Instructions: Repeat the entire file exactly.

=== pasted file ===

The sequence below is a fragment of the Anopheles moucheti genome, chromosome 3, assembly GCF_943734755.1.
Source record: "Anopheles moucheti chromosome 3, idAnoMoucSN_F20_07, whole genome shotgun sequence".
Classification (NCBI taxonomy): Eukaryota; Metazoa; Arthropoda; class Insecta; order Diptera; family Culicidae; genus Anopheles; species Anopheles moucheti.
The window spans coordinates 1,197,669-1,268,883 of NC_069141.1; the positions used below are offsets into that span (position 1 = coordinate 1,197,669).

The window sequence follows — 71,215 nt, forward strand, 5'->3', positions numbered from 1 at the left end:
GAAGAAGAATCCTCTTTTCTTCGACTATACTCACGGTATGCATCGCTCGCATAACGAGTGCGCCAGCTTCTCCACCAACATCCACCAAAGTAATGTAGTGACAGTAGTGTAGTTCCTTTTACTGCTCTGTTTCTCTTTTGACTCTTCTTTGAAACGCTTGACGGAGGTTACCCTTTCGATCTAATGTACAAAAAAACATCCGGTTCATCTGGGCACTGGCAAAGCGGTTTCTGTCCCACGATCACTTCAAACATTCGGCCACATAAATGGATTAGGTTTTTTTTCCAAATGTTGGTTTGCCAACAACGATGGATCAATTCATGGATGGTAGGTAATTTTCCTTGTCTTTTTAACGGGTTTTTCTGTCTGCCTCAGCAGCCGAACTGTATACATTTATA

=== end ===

The sequence below is a fragment of the Anopheles moucheti genome, chromosome 3, assembly GCF_943734755.1.
Source record: "Anopheles moucheti chromosome 3, idAnoMoucSN_F20_07, whole genome shotgun sequence".
Classification (NCBI taxonomy): Eukaryota; Metazoa; Arthropoda; class Insecta; order Diptera; family Culicidae; genus Anopheles; species Anopheles moucheti.
The window spans coordinates 1,197,669-1,268,883 of NC_069141.1; the positions used below are offsets into that span (position 1 = coordinate 1,197,669).

The window sequence follows — 71,215 nt, forward strand, 5'->3', positions numbered from 1 at the left end:
GAAGAAGAATCCTCTTTTCTTCGACTATACTCACGGTATGCATCGCTCGCATAACGAGTGCGCCAGCTTCTCCACCAACATCCACCAAAGTAATGTAGTGACAGTAGTGTAGTTCCTTTTACTGCTCTGTTTCTCTTTTGACTCTTCTTTGAAACGCTTGACGGAGGTTACCCTTTCGATCTAATGTACAAAAAAACATCCGGTTCATCTGGGCACTGGCAAAGCGGTTTCTGTCCCACGATCACTTCAAACATTCGGCCACATAAATGGATTAGGTTTTTTTTCCAAATGTTGGTTTGCCAACAACGATGGATCAATTCATGGATGGTAGGTAATTTTCCTTGTCTTTTTAACGGGTTTTTCTGTCTGCCTCAGCAGCCGAACTGTATACATTTATA